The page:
Friday, December 12, 2008

New tricks

Maybe this has happened to you too.

You’re meandering through the supermarket’s produce section, picking up the same old items on your shopping list, when suddenly you notice something you’ve never paid attention to before. Despite the fact that you’ve been ignoring this particular food item for years, you’re suddenly drawn to it.

So you walk over and peer at the mangoes. They look a little like oversized, swollen pears, with smooth yellowy-orangey-greeny skin. You pick one up; it feels heavy and a bit soft in your hand. It must be ripe, you think. It even has bit of juice leaking out of one end, so it must be ripe. You’re not really sure though, because you don’t know anything about mangoes.

You’ve read people on the internet for years, rhapsodizing about mangoes: how sweet and juicy they are; how you should eat them in the bath because they’re so messily delicious; how they’re the perfect dessert, all by themselves; how the ones available in Pacific Rim countries are so superior to any other kind. But you’ve never actually eaten one. Mango chutney by the gallon in Indian restaurants—yes. Raw, unadulterated mango—no.

Well, here you are in a Pacific Rim country. You should try a mango.

You buy one, take it home, slice off a chunk and eat it.

You do not experience food ecstasy. In fact, your first reaction is, “Is it supposed to taste like that?”

This is not a question you can ask just anyone. Luckily, before too long you have a phone chat with your very good friend S., with whom you can (and do) talk to about just about anything. In this conversation alone, you range from new ways of dissing people electronically to flawed reporting of adverse events in clinical trials, with extensive forays into books, movies, and food.

In the course of the food discussion, you get onto mangoes and mention your recent taste experiment, without offering any opinions. S., as always, puts her finger on it. “I don’t know, I’m not sure I like mangoes,” she says hesitantly. “They taste kind of…chemically?”

Exactly the word you’ve been looking for. Apparently they are supposed to taste that way. So, is it you, or is it them? Do you have some kind of genetic taste issue, like those unfortunate people who think cilantro tastes like soap?

You aren’t quite ready to give up yet, though. Perhaps further research is indicated. You noticed a different variety of mangoes yesterday, bigger and more orange than the one you tried. Maybe you should try those?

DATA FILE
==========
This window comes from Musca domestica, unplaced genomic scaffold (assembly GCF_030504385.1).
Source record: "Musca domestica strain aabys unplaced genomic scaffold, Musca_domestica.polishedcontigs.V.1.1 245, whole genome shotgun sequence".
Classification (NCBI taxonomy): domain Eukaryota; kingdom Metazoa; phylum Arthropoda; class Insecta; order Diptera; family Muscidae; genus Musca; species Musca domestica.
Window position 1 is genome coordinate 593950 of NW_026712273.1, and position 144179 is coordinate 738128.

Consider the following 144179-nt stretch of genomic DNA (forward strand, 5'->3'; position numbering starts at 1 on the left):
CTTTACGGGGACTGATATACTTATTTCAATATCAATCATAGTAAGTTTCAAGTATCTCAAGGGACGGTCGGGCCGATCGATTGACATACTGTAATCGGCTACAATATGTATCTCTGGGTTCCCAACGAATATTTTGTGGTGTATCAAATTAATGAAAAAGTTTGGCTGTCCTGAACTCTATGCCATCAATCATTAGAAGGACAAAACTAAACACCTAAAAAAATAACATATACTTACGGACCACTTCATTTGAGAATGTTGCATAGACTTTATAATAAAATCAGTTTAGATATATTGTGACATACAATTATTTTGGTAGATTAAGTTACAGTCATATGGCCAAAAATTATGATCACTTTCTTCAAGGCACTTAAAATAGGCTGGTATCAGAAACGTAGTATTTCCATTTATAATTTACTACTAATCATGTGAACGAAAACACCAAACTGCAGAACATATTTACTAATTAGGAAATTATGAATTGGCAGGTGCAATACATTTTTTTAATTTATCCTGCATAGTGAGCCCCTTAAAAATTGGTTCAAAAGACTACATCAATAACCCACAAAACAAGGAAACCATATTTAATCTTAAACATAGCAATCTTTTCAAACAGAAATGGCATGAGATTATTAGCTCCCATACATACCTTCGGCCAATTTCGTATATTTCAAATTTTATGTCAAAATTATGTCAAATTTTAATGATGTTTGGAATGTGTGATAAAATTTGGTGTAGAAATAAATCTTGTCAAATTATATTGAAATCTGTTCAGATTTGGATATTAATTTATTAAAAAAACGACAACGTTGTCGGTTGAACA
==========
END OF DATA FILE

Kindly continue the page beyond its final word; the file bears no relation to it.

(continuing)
Maybe the nice people who read this on your blog will have some suggestions?


Cheryl A said... Best Blogger Tips

You'd never had a mango before? Wow.

We love mangoes in this house, the small yellow ones being our favourite because the flesh is sweeter and not so stringy.

I never would have described the taste as chemically... maybe it is the pesticides/herbicides? If you can source an organic one try again. You could also try grilling or broiling them to bring out the sweetness.

Pyrus said... Best Blogger Tips

Perhaps it's familial, because I loathe mangoes. LOATHE them. And I am not, as you know generally averse to fruit.

KJ said... Best Blogger Tips

RL, I think you've uncovered a trend here. I too have a mango issue. I think raw ones taste like feet (if one were to eat feet) but i LOVE grilled mangoes and make a mean mango salsa (it's David Ortiz's recipe..wooo!)

Roving Lemon said... Best Blogger Tips

Cheryl - Nope--not sure how I managed it, but there it is. Thanks for your suggestions.

Pyrus - veeeery interesting. Maybe it IS like cilantro!

KJ - Mmmm, mango salsa. Care to share the recipe?

Cheryl said... Best Blogger Tips

I'm allergic to mangoes! The first time I had one my tongue got all thick and itchy, and I haven't had one since...

Roving Lemon said... Best Blogger Tips

Hi Cheryl - Bummer! I have the same problem with some kinds of stone fruits, although I can eat them if they've been cooked (?).

Zoe said... Best Blogger Tips

It shouldn't be mushy. It sounds like you had an overripe Kensington Pride, which is normally a very tasty variety. There is a slight "weird" element to the taste, a little bit metallic, sometimes.

The bigger, pinker, variety is probably an R2E2, which is sweeter and doesn't have that same taste element.

Roving Lemon said... Best Blogger Tips

Zoe - thanks for this information. Armed with that newfound knowledge (so that's what 'KP' stands for!), I'll try again.

Zoe said... Best Blogger Tips

Further research! The pink one may have been a very pink Calypso, which I hadn't tried before. It has that menthol/eucalyptus note too - it's derived from the Kensington Pride.

And a happy new year to you and your family.

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